Korean banks are recovering despite falling profits and higher loan loss reserves in the first half of 2020
South Korea’s annual economic growth forecast is expected to fall to -1.9% in 2020 as the government implemented a series of stimulus measures and a quick recovery occurred in exports and overseas shipments. The economy shrunk by a seasonally adjusted 3.2% gross domestic product (GDP) growth in the second quarter, the sharpest decline since 2008, and gained a 1.9% growth in the third quarter. Rising exports were mainly from semiconductors as demand for chips increased sharply due to teleworking. Exports hiked 15.6% in the third quarter compared to three months from April to June, the fastest rate since 1986. Stimulus measures including the distribution of discount coupons have been implemented to encourage spending, thus accelerating the economic recovery. The government also spent more on social infrastructure projects.
The country’s consumer price index (CPI) gained 0.7% in August which hit a five-month high but still below the central bank’s 2% annual target. Higher agricultural product and services prices led to the stronger-than-expected inflation and therefore the Bank of Korea (BOK) has raised its inflation forecast to 0.5% in 2020. BOK has cut interest rates to a record low of 0.5% in 2020 and would like to hold the policy rate until 2021 as it would be still uncertain to evaluate the impact of the pandemic on both domestic and abroad and might increase by 25 basis points in 2022. Overall, South Korea’s economy returned to growth due to government stimulus measures and a surge in exports.
Commercial banking’s financial soundness still remained healthy while total assets have increased significantly during the COVID-19 pandemic period. Total assets of commercial banks surged to 10.2% by the end of first quarter of 2020 because the household and corporate loan demands accelerated. Banks’ household loans increased by $9.55 billion (KRW 10.4 trillion) and corporate loans increased by a larger amount for both small and medium sized enterprises (SMEs) and large enterprises by $10.29 billion (KRW 11.2 trillion) and $9.0 billion (KRW 9.8 trillion), respectively. Allowance for loan loss reserves jumped 157% on year to $3 billion (KRW 3.3 trillion) in the first half of 2020.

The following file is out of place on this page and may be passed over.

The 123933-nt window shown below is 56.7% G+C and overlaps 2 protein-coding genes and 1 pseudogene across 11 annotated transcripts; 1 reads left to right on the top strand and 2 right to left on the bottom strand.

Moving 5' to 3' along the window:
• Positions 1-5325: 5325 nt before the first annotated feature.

As for profitability, banks’ return on assets (ROA) was 0.58% and the structural profitability ratio declined to 0.90% in the first quarter of 2020. However, ROA stood at 0.49% in the January-to-June period and return on equity (ROE) was 6.68%, down 1.69% points during the same period. Banks’ operating income before reserves in the first half of the year was similar to last year’s results while net interest margin reached a record-low of 1.42% in the second quarter of 2020 amid lower interest rate trends in line with the declining ROA and ROE results. In contrast, the country’s top internet-only bank Kakao Bank reported that its operating profit nearly tripled in the first quarter by soaring demand for mobile loan services and stock trading accounts.